You can put together solutions with multiple libraries, of course. Or, you can use msgspec a new library that offers schemas, fast parsing, and some neat tricks to reduce memory usage, all in a single library.

Source: Faster, more memory-efficient Python JSON parsing with msgspec, an article by Itamar Turner-Trauring.

How MirageOS Powers Docker Desktop

Recently, I posted about how vpnkit, built with MirageOS libraries, powers Docker Desktop. Docker Desktop enables users to build, share and run isolated, containerised applications on either a Mac or Windows environment. With millions of users, it's the most popular developer tool on the planet. Hence, MirageOS networking libraries transparently handle the traffic of millions of containers, simplifying many developers' experience every day.

Source: How MirageOS Powers Docker Desktop, an article by Dave Scott.

Column order in PostgreSQL does matter

I’ve recently seen some really broad tables (hundreds of columns) in a somewhat inefficiently structured database. Our PostgreSQL support customer complained about strange runtime behavior which could not be easily explained. To help other PostgreSQL users in this same situation, I decided to reveal the secrets of a fairly common performance problem many people don’t understand: Column order and column access.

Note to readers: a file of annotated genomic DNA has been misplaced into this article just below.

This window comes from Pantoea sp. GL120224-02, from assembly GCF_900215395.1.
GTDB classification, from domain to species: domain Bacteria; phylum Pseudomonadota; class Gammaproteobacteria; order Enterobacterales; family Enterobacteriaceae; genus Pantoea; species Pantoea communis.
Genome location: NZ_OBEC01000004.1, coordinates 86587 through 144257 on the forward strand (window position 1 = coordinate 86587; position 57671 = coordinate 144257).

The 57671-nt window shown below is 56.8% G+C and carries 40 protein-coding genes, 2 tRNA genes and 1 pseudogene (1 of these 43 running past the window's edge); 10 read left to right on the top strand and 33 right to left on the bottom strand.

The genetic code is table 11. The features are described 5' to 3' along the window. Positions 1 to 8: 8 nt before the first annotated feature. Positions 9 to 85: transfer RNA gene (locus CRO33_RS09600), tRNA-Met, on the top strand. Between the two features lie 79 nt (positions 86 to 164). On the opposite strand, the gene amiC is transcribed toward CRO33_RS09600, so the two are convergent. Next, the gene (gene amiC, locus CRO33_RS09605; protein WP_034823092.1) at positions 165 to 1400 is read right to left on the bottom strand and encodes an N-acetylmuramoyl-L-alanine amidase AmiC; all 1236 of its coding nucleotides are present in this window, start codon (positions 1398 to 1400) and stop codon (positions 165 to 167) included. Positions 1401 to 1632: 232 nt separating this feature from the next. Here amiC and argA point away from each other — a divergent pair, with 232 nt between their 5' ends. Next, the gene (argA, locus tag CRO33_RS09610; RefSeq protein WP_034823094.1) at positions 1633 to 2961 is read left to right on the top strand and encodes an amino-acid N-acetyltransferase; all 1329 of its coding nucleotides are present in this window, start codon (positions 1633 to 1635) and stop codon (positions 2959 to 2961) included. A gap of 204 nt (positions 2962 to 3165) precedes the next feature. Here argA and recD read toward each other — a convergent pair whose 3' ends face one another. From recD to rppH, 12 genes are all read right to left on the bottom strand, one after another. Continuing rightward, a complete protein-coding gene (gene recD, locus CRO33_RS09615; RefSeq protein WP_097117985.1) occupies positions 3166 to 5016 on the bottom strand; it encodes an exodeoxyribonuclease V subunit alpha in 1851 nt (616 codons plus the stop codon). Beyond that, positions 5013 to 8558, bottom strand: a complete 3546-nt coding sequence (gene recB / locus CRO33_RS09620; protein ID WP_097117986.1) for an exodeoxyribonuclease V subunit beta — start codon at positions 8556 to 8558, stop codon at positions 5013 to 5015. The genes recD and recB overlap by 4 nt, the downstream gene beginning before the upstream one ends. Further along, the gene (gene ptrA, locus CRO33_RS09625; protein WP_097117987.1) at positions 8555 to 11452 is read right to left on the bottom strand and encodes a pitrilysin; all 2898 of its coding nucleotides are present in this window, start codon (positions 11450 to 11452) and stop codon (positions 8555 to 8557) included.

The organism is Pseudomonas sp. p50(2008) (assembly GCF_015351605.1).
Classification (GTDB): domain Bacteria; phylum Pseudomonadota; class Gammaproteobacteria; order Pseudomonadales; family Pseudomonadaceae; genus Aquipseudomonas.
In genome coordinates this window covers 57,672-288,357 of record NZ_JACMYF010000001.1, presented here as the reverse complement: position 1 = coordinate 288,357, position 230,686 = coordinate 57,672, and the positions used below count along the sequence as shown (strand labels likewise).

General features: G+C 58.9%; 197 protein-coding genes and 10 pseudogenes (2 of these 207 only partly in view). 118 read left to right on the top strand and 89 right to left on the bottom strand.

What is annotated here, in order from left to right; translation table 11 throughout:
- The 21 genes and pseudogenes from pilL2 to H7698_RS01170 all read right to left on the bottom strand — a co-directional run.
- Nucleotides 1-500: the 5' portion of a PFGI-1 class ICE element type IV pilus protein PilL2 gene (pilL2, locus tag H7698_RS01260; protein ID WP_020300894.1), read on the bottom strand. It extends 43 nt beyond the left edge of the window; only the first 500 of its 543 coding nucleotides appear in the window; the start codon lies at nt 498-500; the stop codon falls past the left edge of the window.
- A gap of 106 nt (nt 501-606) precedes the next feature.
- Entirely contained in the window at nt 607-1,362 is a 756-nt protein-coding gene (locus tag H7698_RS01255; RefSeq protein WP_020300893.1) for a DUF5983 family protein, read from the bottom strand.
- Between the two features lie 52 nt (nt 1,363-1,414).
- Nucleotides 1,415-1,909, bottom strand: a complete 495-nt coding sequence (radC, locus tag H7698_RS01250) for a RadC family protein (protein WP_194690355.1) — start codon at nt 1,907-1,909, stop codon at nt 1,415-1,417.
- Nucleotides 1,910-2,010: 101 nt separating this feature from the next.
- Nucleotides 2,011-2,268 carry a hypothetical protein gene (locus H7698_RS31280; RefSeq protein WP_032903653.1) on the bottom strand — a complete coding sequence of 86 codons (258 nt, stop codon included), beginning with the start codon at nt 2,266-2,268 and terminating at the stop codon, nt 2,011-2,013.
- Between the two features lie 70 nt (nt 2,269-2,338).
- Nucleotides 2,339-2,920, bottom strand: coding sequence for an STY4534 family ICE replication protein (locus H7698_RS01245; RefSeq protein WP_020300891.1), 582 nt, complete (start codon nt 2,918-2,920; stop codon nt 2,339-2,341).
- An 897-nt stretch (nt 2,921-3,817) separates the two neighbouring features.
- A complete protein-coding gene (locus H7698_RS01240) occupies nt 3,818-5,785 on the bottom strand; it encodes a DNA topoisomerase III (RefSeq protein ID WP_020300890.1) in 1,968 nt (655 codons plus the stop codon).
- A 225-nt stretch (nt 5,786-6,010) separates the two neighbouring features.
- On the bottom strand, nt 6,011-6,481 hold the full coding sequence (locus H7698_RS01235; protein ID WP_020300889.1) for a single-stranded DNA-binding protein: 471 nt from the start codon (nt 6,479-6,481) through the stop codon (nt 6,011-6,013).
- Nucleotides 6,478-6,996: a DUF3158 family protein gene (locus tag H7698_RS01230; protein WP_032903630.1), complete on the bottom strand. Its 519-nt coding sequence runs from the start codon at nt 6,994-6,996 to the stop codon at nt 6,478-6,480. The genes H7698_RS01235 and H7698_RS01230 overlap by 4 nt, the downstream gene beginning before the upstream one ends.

Source: Column order in PostgreSQL does matter, an article by Hans-Jürgen Schönig.

Postgres 15 improves UNIQUE and NULL

Postgres 15 beta 2 was released recently! I enjoy Beta season... reviewing and testing new features is a fun diversion from daily tasks. This post takes a look at an improvement to UNIQUE constraints on columns with NULL values. While the nuances of unique constraints are not as flashy as making sorts faster (that's exciting!), improving the database developer's control over data quality is always a good benefit.

Source: Postgres 15 improves UNIQUE and NULL, an article by Ryan Lambert.